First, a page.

Wednesday, June 29, 2011

Book Review: The Godly Home

     This book has been on my radar for a while. Whether it's the puritanical style or the fact that its about family life and marriage, I knew I had to read it.
     Just released from Crossway in 2010, yet written over 300 years ago, The Godly Home by Richard Baxter is actually a small part of a larger directory (totaling 1,143 pages) written in 1673. This specific section was titled "Christian Economics for Family Duties," and is an in depth treatment of the way Christians ought to worship God through family life, including marriage and child raising. In the useful introduction by J.I Packer, he quenches any uneasiness one may have with dealing with such an old text. He says "it would be mere chronological snobbery, to borrow a C.S. Lewis phrase, to assume that only contemporary treatments of Christian family life are worth reading." Agreed.
      Let me explain a few things about the book. It is definitely written to men. Where it does not directly address men, I think it is implied that the men are reading to the children or to the wives. I got a good laugh anyways. The editor, Randall Pederson, did a really good of making it readable for the 21st century reader, taking out uncommon or old English phrases and still keeping with the authenticity of the text. It took me a minute to adjust, but that could also just be my ADD. There was no difficulty reading it, and it was never boring. In fact, I finished this in less than 3 days.
     The book is written in chapters, each first giving a theological examination of a certain family related topic, then providing listed out instructions, and ending with a question and answer section. This was very helpful, and quite intriguing to see certain cultural norms in place (the editor purposefully kept in the sections about marrying first cousins!). I found most of the advice to still be quite timely and important, despite the difference in centuries. Actually, I was very challenged and encouraged by reading this and think its a necessary read for anyone considering marriage and family.
    The first chapter has to be one of my favorites. Listen to the title: "Directions About Marriage." Baxter is very keen on making sure his reader has thought very thoroughly on choosing to get married and that "neither lust nor rashness thrust you into a married condition..." He explains very clearly that "every man is bound to choose that condition in which he may serve God with the best advantages and which tends most to his spiritual welfare and increase in holiness." It seems that at this period in time, many were just rushing into marriage (how curious!), so the advice given today might be slightly different. But yes, we must consider through marriage or singleness, which one increases our holiness!
    His second directive is to not rush into "a state of life where you have never thought of all the inconveniences!" Oh Richard Baxter. Twenty reasons why marriage is inconvenient later, he goes on to explain how one should go about choosing "the person on whom so much of the comfort and sorrow of your life will rest." Brilliant. It's gold advice. I want to rip out this chapter and give it to all my single or dating friends!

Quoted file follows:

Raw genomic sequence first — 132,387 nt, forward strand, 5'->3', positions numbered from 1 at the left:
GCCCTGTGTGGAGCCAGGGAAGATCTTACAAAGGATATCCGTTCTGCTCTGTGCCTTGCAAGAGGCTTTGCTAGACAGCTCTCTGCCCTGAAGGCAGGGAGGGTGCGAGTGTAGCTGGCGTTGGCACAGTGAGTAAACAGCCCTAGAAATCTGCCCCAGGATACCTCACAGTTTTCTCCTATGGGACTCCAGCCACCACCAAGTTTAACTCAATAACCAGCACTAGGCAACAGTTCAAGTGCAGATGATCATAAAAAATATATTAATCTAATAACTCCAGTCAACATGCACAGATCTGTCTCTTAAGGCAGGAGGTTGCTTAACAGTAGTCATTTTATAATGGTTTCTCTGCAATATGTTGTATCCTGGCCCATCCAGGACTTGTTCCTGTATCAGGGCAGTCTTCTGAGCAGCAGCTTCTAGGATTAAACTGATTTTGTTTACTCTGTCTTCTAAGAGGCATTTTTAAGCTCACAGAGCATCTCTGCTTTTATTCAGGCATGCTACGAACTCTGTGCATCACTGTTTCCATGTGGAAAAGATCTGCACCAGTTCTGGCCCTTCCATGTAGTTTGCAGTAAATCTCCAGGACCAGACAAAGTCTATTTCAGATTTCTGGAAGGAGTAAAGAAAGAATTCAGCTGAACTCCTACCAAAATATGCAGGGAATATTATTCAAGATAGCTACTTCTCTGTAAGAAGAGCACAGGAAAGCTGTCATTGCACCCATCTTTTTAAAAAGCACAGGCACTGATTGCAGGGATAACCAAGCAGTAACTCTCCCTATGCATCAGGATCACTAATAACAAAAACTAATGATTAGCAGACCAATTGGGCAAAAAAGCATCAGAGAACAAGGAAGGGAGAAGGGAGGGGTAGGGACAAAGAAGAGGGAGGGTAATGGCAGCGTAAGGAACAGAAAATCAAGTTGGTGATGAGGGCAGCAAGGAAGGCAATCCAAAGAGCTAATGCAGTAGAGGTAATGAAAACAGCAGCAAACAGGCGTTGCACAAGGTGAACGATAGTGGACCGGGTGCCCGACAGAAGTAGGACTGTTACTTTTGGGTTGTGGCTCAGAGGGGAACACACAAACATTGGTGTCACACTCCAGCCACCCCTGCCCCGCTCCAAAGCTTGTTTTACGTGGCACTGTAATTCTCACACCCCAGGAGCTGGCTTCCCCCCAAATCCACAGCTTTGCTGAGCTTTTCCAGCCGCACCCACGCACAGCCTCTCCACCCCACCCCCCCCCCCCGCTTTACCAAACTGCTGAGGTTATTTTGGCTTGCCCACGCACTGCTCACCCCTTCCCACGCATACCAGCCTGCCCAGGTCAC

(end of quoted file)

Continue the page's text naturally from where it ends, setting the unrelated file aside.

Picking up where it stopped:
Chapters 2-5 deal with "Family Government" and the "Careful Education of Children." There are many points that I had never fully considered before such as the sanctity of the christian family, discipline as worship, frequency and content of family worship, and authority structures in the family setting. Baxter takes care to explain how to lead the family in ways that will draw the children and family to Christ, instead of heavy handed or passive leadership which is the antithesis of a gospel centered family.
   "Mutual Duties of Husbands and Wives Toward Each Other," "Duties of Husbands to their Wives," and "Duties of Wives to Their Husbands" are the titles of chapters 6-8. It is obvious that these chapters reflect on solely the marital relationship. "Never say you love them if you will not labor for their salvation." The main goal is to encourage spouses to point each other in a respectful and loving way towards godly growth. I loved the part about preparing each other to "die well." Sounds morbid, but it's very helpful. Baxter also deals with godly submission of wives to their husbands. I even learned some things from the footnotes in these chapters.
    Chapters 9-12 deal with the relationship between parents to children, children to parents, and children to God. I think anyone can relate to these chapters, and even in the "Duties of Children and Youth to God" chapter, I was admonished and helped by some of the directives. He reminds children that "[you] have corrupted natures to be cured and that Christ is the Physician who must cure them." Amen sir.

 Throughout this book I caught some paedobaptistic references that I would definitely challenge. I also am now interested in learning more about the theologian William Ames. It also does a good job at subconsciously making the case for local church involvement, membership, and discipline. Some of the quotes from this book remind me of some helpful resources out today such as "Shepherding a Child's Heart," by Tripp and "When Sinners Say I Do" by Dave Harvey.

  Overall, "The Godly Home" is quite the robust guide for all things marriage and family. I give it a two thumbs up.

Have you read it? Thoughts?

1 comment:

Michael and Karen McDonald said...

I think that if God had intended for women to read books, they would have been born with the ability.